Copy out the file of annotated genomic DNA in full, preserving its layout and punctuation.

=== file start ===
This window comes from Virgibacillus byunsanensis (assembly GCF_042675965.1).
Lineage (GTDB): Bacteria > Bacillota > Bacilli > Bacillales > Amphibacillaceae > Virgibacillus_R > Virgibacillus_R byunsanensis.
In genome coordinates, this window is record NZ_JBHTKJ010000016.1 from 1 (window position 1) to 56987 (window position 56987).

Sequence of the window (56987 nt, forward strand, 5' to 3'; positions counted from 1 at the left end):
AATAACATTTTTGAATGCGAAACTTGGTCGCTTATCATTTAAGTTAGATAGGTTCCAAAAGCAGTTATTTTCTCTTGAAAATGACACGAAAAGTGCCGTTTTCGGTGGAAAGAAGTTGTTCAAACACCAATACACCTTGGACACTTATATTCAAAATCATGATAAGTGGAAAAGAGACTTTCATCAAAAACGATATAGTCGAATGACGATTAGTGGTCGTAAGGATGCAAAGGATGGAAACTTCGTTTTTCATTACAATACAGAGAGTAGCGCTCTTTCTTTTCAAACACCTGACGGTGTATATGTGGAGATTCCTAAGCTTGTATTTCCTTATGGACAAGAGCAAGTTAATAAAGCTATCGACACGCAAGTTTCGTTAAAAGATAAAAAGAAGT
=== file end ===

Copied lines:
This window comes from Virgibacillus byunsanensis (assembly GCF_042675965.1).
Lineage (GTDB): Bacteria > Bacillota > Bacilli > Bacillales > Amphibacillaceae > Virgibacillus_R > Virgibacillus_R byunsanensis.
In genome coordinates, this window is record NZ_JBHTKJ010000016.1 from 1 (window position 1) to 56987 (window position 56987).

Sequence of the window (56987 nt, forward strand, 5' to 3'; positions counted from 1 at the left end):
AATAACATTTTTGAATGCGAAACTTGGTCGCTTATCATTTAAGTTAGATAGGTTCCAAAAGCAGTTATTTTCTCTTGAAAATGACACGAAAAGTGCCGTTTTCGGTGGAAAGAAGTTGTTCAAACACCAATACACCTTGGACACTTATATTCAAAATCATGATAAGTGGAAAAGAGACTTTCATCAAAAACGATATAGTCGAATGACGATTAGTGGTCGTAAGGATGCAAAGGATGGAAACTTCGTTTTTCATTACAATACAGAGAGTAGCGCTCTTTCTTTTCAAACACCTGACGGTGTATATGTGGAGATTCCTAAGCTTGTATTTCCTTATGGACAAGAGCAAGTTAATAAAGCTATCGACACGCAAGTTTCGTTAAAAGATAAAAAGAAGT